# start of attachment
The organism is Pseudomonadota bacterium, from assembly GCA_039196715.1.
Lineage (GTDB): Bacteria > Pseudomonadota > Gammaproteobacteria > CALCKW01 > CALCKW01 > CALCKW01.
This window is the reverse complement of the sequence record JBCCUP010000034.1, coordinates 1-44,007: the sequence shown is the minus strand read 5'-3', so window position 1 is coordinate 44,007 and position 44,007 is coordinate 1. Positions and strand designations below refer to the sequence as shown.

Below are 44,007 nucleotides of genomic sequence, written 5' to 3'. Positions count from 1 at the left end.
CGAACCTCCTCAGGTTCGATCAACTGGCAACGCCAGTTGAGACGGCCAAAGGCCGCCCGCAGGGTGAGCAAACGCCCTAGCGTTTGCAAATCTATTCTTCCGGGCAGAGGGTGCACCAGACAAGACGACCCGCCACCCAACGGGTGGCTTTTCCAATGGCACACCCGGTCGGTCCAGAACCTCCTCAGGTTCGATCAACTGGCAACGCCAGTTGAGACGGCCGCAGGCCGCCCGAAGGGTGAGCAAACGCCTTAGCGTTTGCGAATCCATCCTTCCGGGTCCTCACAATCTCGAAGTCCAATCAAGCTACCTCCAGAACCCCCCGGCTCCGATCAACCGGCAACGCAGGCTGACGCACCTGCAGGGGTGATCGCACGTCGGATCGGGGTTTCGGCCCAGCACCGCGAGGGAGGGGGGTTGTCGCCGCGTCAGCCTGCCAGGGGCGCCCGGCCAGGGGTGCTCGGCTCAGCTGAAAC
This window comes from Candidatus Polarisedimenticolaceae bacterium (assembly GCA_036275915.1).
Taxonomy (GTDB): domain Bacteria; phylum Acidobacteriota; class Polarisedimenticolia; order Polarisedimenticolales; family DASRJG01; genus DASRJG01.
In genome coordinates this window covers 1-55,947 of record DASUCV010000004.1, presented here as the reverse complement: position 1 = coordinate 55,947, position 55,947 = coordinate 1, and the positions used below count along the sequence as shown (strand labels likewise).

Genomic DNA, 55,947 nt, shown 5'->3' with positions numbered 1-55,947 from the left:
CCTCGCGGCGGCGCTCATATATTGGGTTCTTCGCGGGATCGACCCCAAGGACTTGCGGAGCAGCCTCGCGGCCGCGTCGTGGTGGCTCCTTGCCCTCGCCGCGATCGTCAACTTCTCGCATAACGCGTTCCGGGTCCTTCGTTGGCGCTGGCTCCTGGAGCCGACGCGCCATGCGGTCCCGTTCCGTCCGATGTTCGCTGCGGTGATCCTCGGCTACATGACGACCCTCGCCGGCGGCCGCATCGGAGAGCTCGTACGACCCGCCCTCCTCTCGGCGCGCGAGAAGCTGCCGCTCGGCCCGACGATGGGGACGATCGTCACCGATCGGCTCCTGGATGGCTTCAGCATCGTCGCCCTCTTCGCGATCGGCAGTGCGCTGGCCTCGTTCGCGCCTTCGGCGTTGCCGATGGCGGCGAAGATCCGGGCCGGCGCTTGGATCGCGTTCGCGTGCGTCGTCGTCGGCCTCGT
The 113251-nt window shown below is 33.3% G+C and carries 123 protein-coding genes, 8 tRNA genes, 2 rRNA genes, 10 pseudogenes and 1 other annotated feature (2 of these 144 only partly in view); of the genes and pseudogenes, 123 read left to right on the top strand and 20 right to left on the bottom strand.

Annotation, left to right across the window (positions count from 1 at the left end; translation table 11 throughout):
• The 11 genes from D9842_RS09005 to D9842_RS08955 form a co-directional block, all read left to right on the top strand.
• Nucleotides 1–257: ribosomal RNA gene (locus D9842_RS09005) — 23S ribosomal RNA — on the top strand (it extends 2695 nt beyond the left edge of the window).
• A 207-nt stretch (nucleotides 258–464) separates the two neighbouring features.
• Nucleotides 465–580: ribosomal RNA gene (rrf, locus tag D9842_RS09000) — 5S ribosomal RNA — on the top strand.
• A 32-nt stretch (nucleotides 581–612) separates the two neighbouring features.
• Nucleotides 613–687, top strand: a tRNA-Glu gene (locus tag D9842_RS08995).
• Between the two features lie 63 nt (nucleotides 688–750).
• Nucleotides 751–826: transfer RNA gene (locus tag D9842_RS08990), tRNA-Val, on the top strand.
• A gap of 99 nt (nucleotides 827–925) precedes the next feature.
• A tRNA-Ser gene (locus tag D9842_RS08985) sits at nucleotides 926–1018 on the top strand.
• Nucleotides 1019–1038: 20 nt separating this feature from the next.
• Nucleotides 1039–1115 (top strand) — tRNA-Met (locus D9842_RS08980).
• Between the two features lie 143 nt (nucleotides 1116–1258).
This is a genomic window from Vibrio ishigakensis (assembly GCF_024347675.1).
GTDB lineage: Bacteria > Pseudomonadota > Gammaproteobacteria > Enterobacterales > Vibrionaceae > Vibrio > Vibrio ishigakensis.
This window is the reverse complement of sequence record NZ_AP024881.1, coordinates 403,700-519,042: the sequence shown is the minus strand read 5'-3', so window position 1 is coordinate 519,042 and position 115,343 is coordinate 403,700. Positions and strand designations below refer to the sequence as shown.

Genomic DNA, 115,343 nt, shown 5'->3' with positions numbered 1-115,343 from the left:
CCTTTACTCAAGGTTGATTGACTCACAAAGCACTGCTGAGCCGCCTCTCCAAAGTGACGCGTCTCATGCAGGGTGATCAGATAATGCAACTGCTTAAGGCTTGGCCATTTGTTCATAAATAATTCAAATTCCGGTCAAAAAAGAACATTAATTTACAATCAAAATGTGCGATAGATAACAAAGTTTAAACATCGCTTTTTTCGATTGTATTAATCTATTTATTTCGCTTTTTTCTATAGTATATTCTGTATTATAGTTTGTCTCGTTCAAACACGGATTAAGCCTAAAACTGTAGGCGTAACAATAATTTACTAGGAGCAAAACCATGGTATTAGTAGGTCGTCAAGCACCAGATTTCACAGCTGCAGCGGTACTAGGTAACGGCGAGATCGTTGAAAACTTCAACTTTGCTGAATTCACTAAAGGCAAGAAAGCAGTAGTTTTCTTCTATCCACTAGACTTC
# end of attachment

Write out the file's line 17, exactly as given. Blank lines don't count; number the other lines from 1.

• A 32-nt stretch (nucleotides 581–612) separates the two neighbouring features.